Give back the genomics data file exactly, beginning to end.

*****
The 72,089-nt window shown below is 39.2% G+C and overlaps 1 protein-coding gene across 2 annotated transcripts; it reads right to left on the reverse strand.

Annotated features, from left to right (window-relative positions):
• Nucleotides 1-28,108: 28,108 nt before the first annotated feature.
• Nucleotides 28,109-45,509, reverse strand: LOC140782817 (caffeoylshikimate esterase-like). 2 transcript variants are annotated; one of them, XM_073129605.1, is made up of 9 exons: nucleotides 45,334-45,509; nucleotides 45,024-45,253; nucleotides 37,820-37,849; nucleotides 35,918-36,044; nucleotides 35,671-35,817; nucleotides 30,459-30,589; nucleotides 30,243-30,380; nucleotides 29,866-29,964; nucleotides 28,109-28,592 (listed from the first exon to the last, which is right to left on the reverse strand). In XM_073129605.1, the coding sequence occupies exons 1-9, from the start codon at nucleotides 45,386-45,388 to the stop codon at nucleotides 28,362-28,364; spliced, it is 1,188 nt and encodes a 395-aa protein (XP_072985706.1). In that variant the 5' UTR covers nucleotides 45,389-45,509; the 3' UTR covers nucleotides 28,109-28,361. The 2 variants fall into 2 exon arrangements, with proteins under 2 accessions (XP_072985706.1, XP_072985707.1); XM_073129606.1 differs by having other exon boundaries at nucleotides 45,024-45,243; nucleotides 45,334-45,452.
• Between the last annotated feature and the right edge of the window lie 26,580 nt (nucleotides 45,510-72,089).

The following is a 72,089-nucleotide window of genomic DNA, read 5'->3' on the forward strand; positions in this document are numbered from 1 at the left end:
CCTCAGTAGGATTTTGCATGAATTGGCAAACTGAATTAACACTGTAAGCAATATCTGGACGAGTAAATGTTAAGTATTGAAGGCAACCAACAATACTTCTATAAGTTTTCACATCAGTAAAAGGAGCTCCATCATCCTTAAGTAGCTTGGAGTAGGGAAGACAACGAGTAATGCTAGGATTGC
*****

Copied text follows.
The 72,089-nt window shown below is 39.2% G+C and overlaps 1 protein-coding gene across 2 annotated transcripts; it reads right to left on the reverse strand.

Annotated features, from left to right (window-relative positions):
• Nucleotides 1-28,108: 28,108 nt before the first annotated feature.
• Nucleotides 28,109-45,509, reverse strand: LOC140782817 (caffeoylshikimate esterase-like). 2 transcript variants are annotated; one of them, XM_073129605.1, is made up of 9 exons: nucleotides 45,334-45,509; nucleotides 45,024-45,253; nucleotides 37,820-37,849; nucleotides 35,918-36,044; nucleotides 35,671-35,817; nucleotides 30,459-30,589; nucleotides 30,243-30,380; nucleotides 29,866-29,964; nucleotides 28,109-28,592 (listed from the first exon to the last, which is right to left on the reverse strand). In XM_073129605.1, the coding sequence occupies exons 1-9, from the start codon at nucleotides 45,386-45,388 to the stop codon at nucleotides 28,362-28,364; spliced, it is 1,188 nt and encodes a 395-aa protein (XP_072985706.1). In that variant the 5' UTR covers nucleotides 45,389-45,509; the 3' UTR covers nucleotides 28,109-28,361. The 2 variants fall into 2 exon arrangements, with proteins under 2 accessions (XP_072985706.1, XP_072985707.1); XM_073129606.1 differs by having other exon boundaries at nucleotides 45,024-45,243; nucleotides 45,334-45,452.
• Between the last annotated feature and the right edge of the window lie 26,580 nt (nucleotides 45,510-72,089).

The following is a 72,089-nucleotide window of genomic DNA, read 5'->3' on the forward strand; positions in this document are numbered from 1 at the left end:
CCTCAGTAGGATTTTGCATGAATTGGCAAACTGAATTAACACTGTAAGCAATATCTGGACGAGTAAATGTTAAGTATTGAAGGCAACCAACAATACTTCTATAAGTTTTCACATCAGTAAAAGGAGCTCCATCATCCTTAAGTAGCTTGGAGTAGGGAAGACAACGAGTAATGCTAGGATTGC